A postdoctoral fellow has launched a citizen-science project that aims to digitize thousands of pages of detailed observations on the life cycles of African trees.
After analyzing tree rings — and 400 years of history — researchers from Harvard Forest have indicated ways in which seemingly stable forests could abruptly change over the next century in the wake of climate change and drought.
A report co-authored by Professor Michael McElroy and D. James Baker, a former administrator of the National Oceanic and Atmospheric Administration, connects global climate change, extreme weather, and national security.
Harvard researchers have concluded that omitting the adaptive ability of crops from assessments of potential damages from a warming climate could substantially overestimate losses to U.S. maize yields.
If the Amazon becomes drier, as predicted by climate models, the forest will see a shift toward tree species that are drought tolerant and, in some cases, will lead to a savannah’s mix of trees and grasses, Robert F. Kennedy Visiting Professor Guillermo Goldstein says.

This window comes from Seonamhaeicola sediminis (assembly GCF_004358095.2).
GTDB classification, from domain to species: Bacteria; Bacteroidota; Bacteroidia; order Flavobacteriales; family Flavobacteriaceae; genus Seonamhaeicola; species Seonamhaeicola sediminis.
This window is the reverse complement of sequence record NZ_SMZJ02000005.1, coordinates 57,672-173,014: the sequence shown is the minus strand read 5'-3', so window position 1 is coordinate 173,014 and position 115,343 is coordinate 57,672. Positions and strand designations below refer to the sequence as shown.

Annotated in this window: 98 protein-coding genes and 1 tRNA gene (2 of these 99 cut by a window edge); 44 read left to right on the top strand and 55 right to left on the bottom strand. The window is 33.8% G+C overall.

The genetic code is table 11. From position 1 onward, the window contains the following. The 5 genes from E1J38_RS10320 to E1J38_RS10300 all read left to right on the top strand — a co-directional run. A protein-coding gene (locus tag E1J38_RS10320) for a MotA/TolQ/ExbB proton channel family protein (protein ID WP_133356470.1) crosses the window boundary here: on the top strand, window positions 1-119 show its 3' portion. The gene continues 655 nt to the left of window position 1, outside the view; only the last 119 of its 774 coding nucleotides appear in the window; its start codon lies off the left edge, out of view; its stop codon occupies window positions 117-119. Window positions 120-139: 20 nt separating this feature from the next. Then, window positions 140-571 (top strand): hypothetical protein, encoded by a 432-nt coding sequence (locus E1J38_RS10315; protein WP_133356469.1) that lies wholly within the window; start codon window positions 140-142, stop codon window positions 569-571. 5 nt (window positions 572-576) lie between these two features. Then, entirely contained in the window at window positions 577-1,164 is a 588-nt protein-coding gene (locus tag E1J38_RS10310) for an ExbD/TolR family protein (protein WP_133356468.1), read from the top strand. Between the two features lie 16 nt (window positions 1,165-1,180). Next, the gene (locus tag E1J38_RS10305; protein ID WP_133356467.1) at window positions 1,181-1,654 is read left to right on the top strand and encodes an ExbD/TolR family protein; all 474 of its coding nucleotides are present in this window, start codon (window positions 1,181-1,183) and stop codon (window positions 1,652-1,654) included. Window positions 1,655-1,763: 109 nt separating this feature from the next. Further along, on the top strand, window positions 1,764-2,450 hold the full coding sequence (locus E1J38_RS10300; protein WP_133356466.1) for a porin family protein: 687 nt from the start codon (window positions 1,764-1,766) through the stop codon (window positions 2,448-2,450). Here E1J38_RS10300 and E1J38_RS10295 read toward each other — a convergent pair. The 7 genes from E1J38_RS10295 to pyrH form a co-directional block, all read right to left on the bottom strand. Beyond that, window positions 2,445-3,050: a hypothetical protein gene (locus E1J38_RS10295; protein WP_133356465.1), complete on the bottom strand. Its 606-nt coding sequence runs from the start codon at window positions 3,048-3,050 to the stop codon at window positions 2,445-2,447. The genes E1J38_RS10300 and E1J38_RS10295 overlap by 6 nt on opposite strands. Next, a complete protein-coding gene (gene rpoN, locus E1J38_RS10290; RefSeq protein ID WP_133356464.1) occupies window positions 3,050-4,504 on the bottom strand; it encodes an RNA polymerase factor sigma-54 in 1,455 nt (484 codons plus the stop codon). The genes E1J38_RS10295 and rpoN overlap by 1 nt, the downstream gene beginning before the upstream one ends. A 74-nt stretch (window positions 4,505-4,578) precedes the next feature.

Professor Michael McCormick has been working with tree-ring experts, bringing the perspective of long-ago writings to understanding environmental conditions.
The recent floods and drought experienced by Australia are extreme expressions of a naturally fluctuating water cycle that has been moderated with engineering and which the introduction of market reforms recently has made more efficient.
Small and midsize cities in poor countries will be among those that suffer most from climate change’s droughts, floods, landslides, and rising waters, an expert on the world’s urban poor said in a talk at Harvard’s Center for Population and Development Studies.